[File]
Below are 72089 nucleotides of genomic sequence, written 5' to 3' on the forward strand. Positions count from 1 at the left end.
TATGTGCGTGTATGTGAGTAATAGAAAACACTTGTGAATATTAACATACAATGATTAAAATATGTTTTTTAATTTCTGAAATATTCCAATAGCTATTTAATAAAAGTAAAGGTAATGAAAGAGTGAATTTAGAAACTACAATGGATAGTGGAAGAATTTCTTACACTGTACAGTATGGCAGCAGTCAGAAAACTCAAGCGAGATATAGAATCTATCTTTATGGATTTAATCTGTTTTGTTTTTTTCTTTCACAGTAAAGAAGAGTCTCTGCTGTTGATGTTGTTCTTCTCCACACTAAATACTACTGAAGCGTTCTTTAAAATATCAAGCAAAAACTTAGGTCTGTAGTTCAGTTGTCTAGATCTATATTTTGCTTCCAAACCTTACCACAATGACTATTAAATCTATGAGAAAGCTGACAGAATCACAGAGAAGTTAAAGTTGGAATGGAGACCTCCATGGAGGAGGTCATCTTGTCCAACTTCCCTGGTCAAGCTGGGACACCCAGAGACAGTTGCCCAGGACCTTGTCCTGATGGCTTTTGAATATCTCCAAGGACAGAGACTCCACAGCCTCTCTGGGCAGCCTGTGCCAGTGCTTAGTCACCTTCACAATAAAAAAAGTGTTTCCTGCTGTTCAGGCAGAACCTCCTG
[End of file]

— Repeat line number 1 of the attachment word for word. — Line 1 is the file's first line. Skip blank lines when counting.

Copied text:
Below are 72089 nucleotides of genomic sequence, written 5' to 3' on the forward strand. Positions count from 1 at the left end.